This is one of my favorite songs on the album. I just love the groove as well as the bridge where they just go through two different riffs as Calhoun adds some cool industrial sounds to his pounding drum part. To me it's just a really cool jam with Wimbish really punching his bass through the main groove.

"Never Satisfied:"

This is another one of those great Living Colour songs with a cool groove that's just fun to listen to while you're rolling out on the freeway or relaxing at home. As a drummer I really enjoy Calhoun's hi-hat work on this song as it's both sweet and smooth.


Everything about this song is amazing! The groove on the drums, the bass line that really layers the bottom end along with Reid's guitar synth work. Aside from that vocalist Corey Glover does an amazing job delivering a very emotional performance.


This song is a rocker that really features Reid and Wimbish at their best. When this album came out I remember reading an interview where the journalist commented how tight Reid and Wimbish were even though Wimbish was new to the band. Reid remarked that they had been playing together for years, mostly in recording sessions so they didn't really need a feeling out period. Therefore, this song was the best demonstration on the album of the mileage they had already put in together. It's very heavy and also dangerous as the guitar and bass part really support the dark and frightening story sung by Glover. 

"This Little Pig:"

This song may not be the heaviest song on the album but it is certainly the most intense. It shoots out of the box and offers a bit of instability in the intro before it settles in to a killer up tempo groove. Even when they kick into other grooves that sounds like someone spinning or falling it still continues to move with great intensity. You can see in this song just how accurate and precise they are as individual musicians as well as how tight they are as a band.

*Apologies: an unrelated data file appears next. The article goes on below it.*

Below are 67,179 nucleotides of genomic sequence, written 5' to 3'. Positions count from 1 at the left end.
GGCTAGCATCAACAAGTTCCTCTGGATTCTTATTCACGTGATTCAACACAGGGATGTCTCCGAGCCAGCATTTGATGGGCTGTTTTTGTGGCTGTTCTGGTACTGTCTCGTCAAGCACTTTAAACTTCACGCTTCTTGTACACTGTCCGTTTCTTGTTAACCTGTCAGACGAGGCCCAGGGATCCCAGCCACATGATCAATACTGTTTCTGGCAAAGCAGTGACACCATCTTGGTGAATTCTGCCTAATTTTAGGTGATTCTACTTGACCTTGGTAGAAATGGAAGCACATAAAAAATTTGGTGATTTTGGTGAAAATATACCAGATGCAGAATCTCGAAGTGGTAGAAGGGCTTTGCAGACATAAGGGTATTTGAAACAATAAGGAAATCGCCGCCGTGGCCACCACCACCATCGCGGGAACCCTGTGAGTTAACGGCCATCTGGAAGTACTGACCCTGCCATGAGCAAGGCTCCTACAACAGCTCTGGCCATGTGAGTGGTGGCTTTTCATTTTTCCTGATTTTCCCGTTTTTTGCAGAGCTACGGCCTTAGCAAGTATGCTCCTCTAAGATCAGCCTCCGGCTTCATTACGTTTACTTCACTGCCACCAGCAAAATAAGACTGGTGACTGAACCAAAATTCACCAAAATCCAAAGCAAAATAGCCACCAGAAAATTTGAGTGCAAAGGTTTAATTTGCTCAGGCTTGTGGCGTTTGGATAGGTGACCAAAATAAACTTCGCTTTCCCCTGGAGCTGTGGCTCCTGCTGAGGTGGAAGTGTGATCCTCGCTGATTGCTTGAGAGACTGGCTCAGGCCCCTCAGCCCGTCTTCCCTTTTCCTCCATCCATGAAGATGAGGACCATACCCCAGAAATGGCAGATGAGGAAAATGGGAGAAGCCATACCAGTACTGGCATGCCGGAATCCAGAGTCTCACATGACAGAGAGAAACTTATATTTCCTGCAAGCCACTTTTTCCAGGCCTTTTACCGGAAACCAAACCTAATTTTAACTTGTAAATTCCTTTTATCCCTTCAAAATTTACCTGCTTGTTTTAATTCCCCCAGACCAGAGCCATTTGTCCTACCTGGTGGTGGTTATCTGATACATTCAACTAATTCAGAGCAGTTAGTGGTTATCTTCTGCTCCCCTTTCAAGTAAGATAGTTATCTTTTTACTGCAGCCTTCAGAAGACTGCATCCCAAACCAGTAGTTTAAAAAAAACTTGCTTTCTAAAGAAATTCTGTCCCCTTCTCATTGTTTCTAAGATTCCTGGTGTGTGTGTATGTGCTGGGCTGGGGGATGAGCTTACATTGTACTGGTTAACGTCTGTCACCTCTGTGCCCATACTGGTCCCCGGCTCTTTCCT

This song is Living Colour at its best when it comes to their groove and precision as the riffs move smoothly with these groove also assisting in telling the powerful story of the song. It is the perfect closer to the album as it reminds us what we must do to get past all of the dark and heavy topics that are covered in each of the previous songs.

As a record collector I try to get anything I can get when any special album comes out. As a big fan of both this album and the supporting tour I was most excited when I heard of the Japanese release of the album titled Dread, which features live cuts from the Stain tour.

Aside from that the band also allowed some electronic music producers to do further work on their songs from this album, which led to the release of the bonus cuts of Auslander on the single:

To this day the music industry focuses a lot on the band's debut album Vivid, because it featured their biggest hit song Cult of Personality. That's fine as that too is an album in my collection that I am still very fond of. Of course Stain was also released during a time that the music scene was changing as we had Grunge and other forms of depressing music. I'm not sure if Living Colour was simply buying in to that mind set or just felt like addressing some heavier issues on this album but what I like about this album lyrically is that it's not as much doom as gloom that was common in the other stuff that was out during this time as it was more hey, do you see what's going on around you? I can appreciate that as I have always been a person who was never afraid to look at things as they really were. Glover's vocals were amazing as usual as he took us on a roller coaster of emotions more than he had on previous albums. Reid and Wimbish were their usual stellar selves as their performances both supported Glover's performance while also assisting him in telling us the story of the song melodically. Calhoun's drums were more powerful than anything we had heard in the past while also providing that soulful groove that we had come to expect from his unique style (coming soon, a blog on his brilliant drumming).

Sonically the album is brilliant as it sounds the way it feels as it's dark, angry, sad and in your face. The issues addressed on the album are things that I think are experienced by many who follow this band, which is why the album remains a favorite among hardcore Living Colour fans to this day. It will always be a treasure in my collection.

Carlos Solorzano